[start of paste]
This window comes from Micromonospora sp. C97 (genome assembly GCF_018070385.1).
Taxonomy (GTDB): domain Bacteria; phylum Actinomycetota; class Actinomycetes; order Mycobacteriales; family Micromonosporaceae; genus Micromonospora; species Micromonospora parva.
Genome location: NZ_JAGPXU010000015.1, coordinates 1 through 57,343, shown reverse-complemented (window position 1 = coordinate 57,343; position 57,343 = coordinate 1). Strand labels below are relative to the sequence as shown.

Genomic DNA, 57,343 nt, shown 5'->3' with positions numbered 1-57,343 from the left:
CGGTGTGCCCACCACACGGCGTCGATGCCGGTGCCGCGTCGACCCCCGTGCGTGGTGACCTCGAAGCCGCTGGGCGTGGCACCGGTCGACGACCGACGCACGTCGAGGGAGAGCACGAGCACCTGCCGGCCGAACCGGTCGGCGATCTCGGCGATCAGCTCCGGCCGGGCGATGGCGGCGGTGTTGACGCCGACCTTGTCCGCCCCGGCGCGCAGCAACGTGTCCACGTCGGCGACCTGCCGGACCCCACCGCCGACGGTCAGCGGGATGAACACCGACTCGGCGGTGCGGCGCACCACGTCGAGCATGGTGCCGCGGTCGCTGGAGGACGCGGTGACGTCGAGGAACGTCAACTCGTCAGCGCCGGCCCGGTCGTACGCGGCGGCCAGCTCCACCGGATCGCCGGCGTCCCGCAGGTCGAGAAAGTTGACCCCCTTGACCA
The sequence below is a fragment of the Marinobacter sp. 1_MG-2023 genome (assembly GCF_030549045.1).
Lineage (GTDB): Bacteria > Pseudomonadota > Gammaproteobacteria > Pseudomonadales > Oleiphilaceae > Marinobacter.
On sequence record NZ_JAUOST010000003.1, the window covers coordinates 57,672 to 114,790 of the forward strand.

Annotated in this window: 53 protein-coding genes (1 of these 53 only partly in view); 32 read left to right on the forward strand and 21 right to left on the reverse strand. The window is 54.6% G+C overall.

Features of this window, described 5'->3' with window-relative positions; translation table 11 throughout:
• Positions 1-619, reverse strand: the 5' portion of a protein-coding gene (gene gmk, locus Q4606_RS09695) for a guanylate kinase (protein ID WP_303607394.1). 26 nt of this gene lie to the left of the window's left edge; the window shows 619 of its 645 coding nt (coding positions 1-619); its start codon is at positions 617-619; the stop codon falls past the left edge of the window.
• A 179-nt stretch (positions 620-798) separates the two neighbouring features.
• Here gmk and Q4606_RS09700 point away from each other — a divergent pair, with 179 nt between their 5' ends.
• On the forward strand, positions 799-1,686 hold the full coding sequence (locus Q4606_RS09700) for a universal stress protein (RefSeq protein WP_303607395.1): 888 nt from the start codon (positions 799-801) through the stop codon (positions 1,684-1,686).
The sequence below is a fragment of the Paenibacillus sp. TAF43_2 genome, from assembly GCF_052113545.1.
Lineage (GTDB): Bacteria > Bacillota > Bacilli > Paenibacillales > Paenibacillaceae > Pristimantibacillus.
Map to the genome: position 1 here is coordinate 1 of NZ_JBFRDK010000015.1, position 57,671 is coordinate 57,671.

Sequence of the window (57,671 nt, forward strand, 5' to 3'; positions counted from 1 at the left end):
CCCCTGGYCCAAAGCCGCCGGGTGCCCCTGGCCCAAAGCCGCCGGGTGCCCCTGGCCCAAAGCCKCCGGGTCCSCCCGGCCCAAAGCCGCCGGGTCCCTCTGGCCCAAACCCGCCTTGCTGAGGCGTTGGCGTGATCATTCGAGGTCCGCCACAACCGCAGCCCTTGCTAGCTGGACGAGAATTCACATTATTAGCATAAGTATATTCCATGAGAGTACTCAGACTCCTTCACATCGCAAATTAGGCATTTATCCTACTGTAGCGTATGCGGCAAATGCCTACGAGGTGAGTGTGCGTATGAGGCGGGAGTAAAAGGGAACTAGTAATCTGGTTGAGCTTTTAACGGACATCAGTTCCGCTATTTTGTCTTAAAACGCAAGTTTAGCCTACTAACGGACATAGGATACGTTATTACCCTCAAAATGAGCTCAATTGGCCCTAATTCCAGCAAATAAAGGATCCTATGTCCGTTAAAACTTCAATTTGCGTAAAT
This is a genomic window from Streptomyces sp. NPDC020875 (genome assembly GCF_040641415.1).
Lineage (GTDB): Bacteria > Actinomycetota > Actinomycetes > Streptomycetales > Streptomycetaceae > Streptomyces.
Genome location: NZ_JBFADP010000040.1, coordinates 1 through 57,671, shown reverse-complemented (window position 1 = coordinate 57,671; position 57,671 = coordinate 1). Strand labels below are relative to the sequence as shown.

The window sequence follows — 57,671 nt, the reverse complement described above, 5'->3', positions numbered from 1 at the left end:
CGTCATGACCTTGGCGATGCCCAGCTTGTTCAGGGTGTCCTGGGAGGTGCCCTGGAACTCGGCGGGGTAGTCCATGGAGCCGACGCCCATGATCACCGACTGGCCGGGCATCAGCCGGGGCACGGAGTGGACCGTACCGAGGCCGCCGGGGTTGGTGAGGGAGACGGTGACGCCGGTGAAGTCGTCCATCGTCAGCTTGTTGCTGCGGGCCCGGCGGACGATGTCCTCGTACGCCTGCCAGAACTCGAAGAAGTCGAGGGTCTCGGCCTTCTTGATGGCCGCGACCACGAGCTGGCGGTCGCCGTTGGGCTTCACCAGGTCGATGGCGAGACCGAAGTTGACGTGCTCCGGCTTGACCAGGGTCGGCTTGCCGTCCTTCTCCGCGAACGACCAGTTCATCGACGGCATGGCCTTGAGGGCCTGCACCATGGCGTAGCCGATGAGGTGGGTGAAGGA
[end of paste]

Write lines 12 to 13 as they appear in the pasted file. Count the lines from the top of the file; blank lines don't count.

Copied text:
• A 179-nt stretch (positions 620-798) separates the two neighbouring features.
• Here gmk and Q4606_RS09700 point away from each other — a divergent pair, with 179 nt between their 5' ends.